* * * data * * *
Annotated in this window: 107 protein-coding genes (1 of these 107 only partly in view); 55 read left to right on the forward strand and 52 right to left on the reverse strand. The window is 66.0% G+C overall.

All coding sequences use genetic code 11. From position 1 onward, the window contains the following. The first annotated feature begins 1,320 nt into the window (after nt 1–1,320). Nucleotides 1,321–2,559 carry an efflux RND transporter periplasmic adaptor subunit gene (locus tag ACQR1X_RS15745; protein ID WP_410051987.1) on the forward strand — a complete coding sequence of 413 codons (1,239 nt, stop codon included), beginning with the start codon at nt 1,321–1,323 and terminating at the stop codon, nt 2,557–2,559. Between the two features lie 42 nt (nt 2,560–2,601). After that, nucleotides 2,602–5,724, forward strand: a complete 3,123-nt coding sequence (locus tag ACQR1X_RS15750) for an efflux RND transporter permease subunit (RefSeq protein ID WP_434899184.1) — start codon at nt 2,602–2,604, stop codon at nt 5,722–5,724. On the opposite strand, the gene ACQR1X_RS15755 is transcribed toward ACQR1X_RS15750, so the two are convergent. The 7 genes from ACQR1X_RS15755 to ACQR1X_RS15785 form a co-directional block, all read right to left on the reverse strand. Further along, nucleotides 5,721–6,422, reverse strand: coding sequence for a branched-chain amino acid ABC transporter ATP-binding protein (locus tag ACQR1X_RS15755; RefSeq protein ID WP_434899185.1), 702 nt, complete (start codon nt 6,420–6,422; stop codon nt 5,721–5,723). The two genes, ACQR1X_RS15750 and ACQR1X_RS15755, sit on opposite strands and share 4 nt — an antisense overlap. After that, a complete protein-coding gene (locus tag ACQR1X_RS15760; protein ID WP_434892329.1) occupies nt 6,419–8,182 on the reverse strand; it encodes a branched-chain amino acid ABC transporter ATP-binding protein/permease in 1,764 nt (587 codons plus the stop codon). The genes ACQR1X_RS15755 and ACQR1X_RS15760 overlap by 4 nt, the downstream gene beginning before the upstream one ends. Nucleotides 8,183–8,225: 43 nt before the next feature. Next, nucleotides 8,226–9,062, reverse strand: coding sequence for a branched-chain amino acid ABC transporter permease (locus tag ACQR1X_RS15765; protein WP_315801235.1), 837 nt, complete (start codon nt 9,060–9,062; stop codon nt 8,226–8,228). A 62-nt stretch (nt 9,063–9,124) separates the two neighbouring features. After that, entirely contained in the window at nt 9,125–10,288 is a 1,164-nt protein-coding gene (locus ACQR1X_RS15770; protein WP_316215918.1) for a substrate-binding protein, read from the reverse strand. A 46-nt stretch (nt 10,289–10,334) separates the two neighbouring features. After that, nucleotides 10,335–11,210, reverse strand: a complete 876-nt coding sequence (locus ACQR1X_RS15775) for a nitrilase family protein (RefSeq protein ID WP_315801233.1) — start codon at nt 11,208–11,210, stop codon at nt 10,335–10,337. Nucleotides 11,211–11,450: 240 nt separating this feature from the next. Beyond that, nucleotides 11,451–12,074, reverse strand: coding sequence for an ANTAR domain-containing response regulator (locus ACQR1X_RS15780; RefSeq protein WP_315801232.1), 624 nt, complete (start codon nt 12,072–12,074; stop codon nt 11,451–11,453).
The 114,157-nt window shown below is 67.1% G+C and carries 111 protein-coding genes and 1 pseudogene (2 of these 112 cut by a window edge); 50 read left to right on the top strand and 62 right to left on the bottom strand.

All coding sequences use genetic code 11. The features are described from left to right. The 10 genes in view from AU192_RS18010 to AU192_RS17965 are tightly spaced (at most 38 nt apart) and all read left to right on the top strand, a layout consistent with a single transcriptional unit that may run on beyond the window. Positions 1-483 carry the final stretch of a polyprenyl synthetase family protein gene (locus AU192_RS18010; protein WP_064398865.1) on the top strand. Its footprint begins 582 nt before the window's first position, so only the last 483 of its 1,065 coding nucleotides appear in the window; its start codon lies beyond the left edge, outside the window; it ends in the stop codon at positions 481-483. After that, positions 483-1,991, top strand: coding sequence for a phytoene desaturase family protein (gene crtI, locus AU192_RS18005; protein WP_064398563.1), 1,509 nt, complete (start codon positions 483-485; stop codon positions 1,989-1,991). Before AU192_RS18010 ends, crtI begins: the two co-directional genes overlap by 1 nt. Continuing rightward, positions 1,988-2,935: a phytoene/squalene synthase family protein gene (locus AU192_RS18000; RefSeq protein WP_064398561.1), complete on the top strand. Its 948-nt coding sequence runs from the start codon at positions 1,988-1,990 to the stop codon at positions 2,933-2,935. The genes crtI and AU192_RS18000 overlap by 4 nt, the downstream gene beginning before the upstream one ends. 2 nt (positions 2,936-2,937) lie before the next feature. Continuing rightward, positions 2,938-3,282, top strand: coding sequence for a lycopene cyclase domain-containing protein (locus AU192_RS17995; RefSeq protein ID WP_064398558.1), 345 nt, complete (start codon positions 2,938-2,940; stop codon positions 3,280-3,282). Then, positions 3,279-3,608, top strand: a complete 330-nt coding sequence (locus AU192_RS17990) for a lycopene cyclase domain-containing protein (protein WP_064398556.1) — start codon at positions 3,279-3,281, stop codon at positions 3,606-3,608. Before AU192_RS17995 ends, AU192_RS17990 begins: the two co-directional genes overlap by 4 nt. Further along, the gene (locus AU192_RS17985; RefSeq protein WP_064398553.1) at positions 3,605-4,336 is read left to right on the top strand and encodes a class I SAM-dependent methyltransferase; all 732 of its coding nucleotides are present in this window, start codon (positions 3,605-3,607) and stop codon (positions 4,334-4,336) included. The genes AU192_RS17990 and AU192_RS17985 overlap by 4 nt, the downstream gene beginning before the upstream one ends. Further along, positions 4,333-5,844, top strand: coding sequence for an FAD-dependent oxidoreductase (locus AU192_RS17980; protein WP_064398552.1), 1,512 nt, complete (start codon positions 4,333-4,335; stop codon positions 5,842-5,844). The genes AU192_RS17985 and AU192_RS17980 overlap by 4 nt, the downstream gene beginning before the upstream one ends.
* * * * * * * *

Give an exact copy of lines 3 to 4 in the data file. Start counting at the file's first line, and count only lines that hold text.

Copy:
The 114,157-nt window shown below is 67.1% G+C and carries 111 protein-coding genes and 1 pseudogene (2 of these 112 cut by a window edge); 50 read left to right on the top strand and 62 right to left on the bottom strand.

All coding sequences use genetic code 11. The features are described from left to right. The 10 genes in view from AU192_RS18010 to AU192_RS17965 are tightly spaced (at most 38 nt apart) and all read left to right on the top strand, a layout consistent with a single transcriptional unit that may run on beyond the window. Positions 1-483 carry the final stretch of a polyprenyl synthetase family protein gene (locus AU192_RS18010; protein WP_064398865.1) on the top strand. Its footprint begins 582 nt before the window's first position, so only the last 483 of its 1,065 coding nucleotides appear in the window; its start codon lies beyond the left edge, outside the window; it ends in the stop codon at positions 481-483. After that, positions 483-1,991, top strand: coding sequence for a phytoene desaturase family protein (gene crtI, locus AU192_RS18005; protein WP_064398563.1), 1,509 nt, complete (start codon positions 483-485; stop codon positions 1,989-1,991). Before AU192_RS18010 ends, crtI begins: the two co-directional genes overlap by 1 nt. Continuing rightward, positions 1,988-2,935: a phytoene/squalene synthase family protein gene (locus AU192_RS18000; RefSeq protein WP_064398561.1), complete on the top strand. Its 948-nt coding sequence runs from the start codon at positions 1,988-1,990 to the stop codon at positions 2,933-2,935. The genes crtI and AU192_RS18000 overlap by 4 nt, the downstream gene beginning before the upstream one ends. 2 nt (positions 2,936-2,937) lie before the next feature. Continuing rightward, positions 2,938-3,282, top strand: coding sequence for a lycopene cyclase domain-containing protein (locus AU192_RS17995; RefSeq protein ID WP_064398558.1), 345 nt, complete (start codon positions 2,938-2,940; stop codon positions 3,280-3,282). Then, positions 3,279-3,608, top strand: a complete 330-nt coding sequence (locus AU192_RS17990) for a lycopene cyclase domain-containing protein (protein WP_064398556.1) — start codon at positions 3,279-3,281, stop codon at positions 3,606-3,608. Before AU192_RS17995 ends, AU192_RS17990 begins: the two co-directional genes overlap by 4 nt. Further along, the gene (locus AU192_RS17985; RefSeq protein WP_064398553.1) at positions 3,605-4,336 is read left to right on the top strand and encodes a class I SAM-dependent methyltransferase; all 732 of its coding nucleotides are present in this window, start codon (positions 3,605-3,607) and stop codon (positions 4,334-4,336) included. The genes AU192_RS17990 and AU192_RS17985 overlap by 4 nt, the downstream gene beginning before the upstream one ends. Further along, positions 4,333-5,844, top strand: coding sequence for an FAD-dependent oxidoreductase (locus AU192_RS17980; protein WP_064398552.1), 1,512 nt, complete (start codon positions 4,333-4,335; stop codon positions 5,842-5,844). The genes AU192_RS17985 and AU192_RS17980 overlap by 4 nt, the downstream gene beginning before the upstream one ends.